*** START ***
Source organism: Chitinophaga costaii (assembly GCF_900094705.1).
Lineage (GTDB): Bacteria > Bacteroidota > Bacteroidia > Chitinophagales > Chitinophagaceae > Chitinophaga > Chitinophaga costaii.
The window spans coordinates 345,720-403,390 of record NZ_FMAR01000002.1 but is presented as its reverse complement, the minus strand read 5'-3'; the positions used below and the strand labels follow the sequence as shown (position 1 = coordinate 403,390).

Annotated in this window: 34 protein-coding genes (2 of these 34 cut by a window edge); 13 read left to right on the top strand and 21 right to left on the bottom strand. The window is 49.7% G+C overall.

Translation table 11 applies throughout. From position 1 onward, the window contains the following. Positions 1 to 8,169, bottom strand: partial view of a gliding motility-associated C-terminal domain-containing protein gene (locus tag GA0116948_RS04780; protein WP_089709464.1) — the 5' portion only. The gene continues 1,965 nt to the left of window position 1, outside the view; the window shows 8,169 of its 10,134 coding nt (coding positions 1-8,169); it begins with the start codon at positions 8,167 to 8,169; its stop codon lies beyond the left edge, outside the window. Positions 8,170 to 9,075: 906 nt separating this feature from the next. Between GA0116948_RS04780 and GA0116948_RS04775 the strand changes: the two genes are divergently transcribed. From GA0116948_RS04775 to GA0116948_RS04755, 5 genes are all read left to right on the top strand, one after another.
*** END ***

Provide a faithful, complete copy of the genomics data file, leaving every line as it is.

Source organism: Chitinophaga costaii (assembly GCF_900094705.1).
Lineage (GTDB): Bacteria > Bacteroidota > Bacteroidia > Chitinophagales > Chitinophagaceae > Chitinophaga > Chitinophaga costaii.
The window spans coordinates 345,720-403,390 of record NZ_FMAR01000002.1 but is presented as its reverse complement, the minus strand read 5'-3'; the positions used below and the strand labels follow the sequence as shown (position 1 = coordinate 403,390).

Annotated in this window: 34 protein-coding genes (2 of these 34 cut by a window edge); 13 read left to right on the top strand and 21 right to left on the bottom strand. The window is 49.7% G+C overall.

Translation table 11 applies throughout. From position 1 onward, the window contains the following. Positions 1 to 8,169, bottom strand: partial view of a gliding motility-associated C-terminal domain-containing protein gene (locus tag GA0116948_RS04780; protein WP_089709464.1) — the 5' portion only. The gene continues 1,965 nt to the left of window position 1, outside the view; the window shows 8,169 of its 10,134 coding nt (coding positions 1-8,169); it begins with the start codon at positions 8,167 to 8,169; its stop codon lies beyond the left edge, outside the window. Positions 8,170 to 9,075: 906 nt separating this feature from the next. Between GA0116948_RS04780 and GA0116948_RS04775 the strand changes: the two genes are divergently transcribed. From GA0116948_RS04775 to GA0116948_RS04755, 5 genes are all read left to right on the top strand, one after another.